The meeting convened in Rome on 17-18 February by current EU President Susanna Agnelli, and attended by Presidents Izetbegovic, Milosevic and Tudjman as well as by US assistant secretary of State Richard Holbrooke, High Representative Carl Bildt, IFOR commander Admiral Leighton Smith, commander of US forces General Joulwan and others, was billed as an effort to shore up the Dayton agreement. In the event, it saw new and serious measures of appeasement of those working against an integral sovereign Bosnia-Herzegovina.
First, the new 'rules of the road' on the arrest of suspected war criminals represented a major step back from what was decided at Dayton.
Dayton Accord, Annex 1A, Article IX, paragraph 1 (g) 'Each Party must detain persons reasonably suspected of such violations [i.e. "violations within the jurisdiction of the Tribunal"] for a period of time sufficient to permit appropriate consultation with the Tribunal authorities'
Rome communique, section 5 on 'Cooperation on War Crimes and Respect for Human Rights'.
'Persons, other than those already indicted by the International Tribunal, may be arrested and detained for serious violations of international humanitarian law only pursuant to a previously issued order, warrant or indictment that has been reviewed and deemed consistent with international legal standards by the International Tribunal. Procedures will be developed for expeditious decision by the Tribunal and will be effective immediately upon such action.'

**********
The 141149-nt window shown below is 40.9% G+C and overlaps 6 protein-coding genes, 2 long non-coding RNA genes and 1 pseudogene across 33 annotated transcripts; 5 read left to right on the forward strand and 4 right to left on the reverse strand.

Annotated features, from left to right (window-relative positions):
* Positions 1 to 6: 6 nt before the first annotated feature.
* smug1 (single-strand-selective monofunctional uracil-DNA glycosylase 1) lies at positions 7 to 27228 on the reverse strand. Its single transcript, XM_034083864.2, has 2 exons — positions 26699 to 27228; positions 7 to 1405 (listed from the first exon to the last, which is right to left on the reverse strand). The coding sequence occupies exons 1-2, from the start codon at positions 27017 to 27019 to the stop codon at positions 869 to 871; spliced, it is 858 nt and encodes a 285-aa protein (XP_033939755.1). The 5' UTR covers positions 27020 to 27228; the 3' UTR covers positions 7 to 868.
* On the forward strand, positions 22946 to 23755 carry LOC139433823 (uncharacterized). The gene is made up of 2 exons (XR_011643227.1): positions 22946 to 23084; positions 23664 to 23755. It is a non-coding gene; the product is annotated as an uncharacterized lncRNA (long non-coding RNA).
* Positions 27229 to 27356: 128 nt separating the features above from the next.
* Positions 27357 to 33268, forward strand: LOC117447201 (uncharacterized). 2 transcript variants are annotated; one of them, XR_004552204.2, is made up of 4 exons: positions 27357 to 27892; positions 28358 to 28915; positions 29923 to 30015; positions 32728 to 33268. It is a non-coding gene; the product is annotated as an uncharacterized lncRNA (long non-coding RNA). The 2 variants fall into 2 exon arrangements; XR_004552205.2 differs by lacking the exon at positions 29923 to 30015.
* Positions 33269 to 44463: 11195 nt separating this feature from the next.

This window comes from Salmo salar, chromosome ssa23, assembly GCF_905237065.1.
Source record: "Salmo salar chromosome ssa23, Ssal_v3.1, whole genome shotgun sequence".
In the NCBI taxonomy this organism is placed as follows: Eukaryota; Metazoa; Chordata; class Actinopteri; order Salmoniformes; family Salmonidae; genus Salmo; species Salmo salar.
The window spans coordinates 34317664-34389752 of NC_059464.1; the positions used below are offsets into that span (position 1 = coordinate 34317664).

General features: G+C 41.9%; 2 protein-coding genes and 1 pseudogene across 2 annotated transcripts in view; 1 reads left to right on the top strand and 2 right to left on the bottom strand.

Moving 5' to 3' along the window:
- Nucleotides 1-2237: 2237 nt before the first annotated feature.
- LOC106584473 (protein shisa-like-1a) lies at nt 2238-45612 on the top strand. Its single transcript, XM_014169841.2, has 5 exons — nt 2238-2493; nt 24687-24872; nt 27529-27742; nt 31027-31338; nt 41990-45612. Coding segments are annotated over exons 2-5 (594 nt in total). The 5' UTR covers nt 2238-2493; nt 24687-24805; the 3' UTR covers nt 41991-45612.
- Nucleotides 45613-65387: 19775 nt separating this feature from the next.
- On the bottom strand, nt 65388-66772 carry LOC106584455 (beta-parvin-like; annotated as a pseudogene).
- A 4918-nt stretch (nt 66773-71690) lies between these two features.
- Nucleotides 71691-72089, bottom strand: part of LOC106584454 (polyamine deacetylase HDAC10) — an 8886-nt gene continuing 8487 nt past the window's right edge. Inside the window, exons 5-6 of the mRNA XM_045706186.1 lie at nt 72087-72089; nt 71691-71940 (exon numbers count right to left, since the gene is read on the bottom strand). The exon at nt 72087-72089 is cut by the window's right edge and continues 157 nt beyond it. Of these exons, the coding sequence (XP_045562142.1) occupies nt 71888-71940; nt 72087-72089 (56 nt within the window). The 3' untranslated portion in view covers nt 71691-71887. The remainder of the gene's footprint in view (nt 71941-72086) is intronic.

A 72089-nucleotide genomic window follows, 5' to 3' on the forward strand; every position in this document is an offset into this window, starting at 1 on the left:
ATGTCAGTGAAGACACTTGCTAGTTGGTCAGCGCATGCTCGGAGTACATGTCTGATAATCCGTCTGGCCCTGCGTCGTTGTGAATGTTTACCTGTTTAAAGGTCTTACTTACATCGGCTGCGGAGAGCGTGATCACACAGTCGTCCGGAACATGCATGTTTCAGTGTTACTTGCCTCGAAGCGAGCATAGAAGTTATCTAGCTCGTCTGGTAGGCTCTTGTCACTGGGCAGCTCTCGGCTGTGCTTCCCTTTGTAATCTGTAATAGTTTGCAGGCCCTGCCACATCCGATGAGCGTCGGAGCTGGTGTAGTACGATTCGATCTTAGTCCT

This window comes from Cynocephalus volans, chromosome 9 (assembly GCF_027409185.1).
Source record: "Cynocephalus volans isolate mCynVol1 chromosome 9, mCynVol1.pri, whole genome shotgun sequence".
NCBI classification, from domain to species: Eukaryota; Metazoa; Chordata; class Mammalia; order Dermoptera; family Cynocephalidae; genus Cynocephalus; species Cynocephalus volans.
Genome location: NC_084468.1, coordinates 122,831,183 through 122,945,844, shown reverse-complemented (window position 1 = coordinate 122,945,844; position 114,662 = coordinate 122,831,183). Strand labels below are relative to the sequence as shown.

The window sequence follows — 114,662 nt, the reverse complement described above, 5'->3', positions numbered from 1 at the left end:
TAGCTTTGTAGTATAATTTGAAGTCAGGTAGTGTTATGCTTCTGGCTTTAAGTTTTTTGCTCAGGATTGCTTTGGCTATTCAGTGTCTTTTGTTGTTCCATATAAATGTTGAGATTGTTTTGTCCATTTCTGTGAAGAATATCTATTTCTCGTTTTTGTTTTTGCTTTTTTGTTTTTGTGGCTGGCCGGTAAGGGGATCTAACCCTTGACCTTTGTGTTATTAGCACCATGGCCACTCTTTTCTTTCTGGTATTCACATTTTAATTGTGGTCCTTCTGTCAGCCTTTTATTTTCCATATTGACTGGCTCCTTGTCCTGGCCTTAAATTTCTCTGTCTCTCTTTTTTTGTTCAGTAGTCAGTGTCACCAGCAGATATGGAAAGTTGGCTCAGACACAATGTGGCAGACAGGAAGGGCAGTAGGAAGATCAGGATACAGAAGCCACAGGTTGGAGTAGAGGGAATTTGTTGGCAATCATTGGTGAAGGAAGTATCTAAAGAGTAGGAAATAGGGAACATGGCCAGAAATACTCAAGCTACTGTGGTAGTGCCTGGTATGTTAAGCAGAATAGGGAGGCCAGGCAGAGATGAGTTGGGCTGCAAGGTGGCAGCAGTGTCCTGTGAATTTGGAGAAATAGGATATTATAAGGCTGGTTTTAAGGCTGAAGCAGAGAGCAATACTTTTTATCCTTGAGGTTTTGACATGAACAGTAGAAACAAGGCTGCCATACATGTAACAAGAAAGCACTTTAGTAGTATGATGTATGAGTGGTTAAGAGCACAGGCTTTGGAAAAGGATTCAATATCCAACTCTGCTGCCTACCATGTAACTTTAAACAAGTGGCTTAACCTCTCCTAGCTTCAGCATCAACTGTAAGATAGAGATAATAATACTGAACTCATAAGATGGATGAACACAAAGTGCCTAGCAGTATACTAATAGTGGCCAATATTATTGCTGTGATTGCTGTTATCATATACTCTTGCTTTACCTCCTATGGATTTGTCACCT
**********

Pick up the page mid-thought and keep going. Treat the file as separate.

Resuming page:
Secondly,the arbitration decree on Mostar issued by EU Administrator Hans Koschnik agreed to in advance by all parties and given verbal support by the EU, NATO, the United States and the Bosnian Government, was substantially qualified at Rome in the face of violent Bosnian Croat opposition (backed by Zagreb) to the return of majority non-Croat refugees to their former homes in the city centre.
Rome communique - 'Agreement on Mostar'.
'1. c) Refugees and displaced persons will be allowed to return to all areas of Mostar and,
with respect to the Central Zone, their return will be organized in a phased arrangement in
accordance with the following criteria:
- A significant area of the Central Zone will be, with the financial support of the European Union, reserved for public use and for the encouragement of local cultural activities.
- in implementing the arrangements for the return of refugees, only a limited part of the Central Zone will be available for residential accommodation.
- Only those with the legal right to residence at the time of the 1991 census will be entitled to return.
- The process will start with empty flats and houses one month after the decree of the interim statute has come into force.
- Other owners will be entitled to return only when there is adequate alternative housing for refugees now living within the Central Zone.'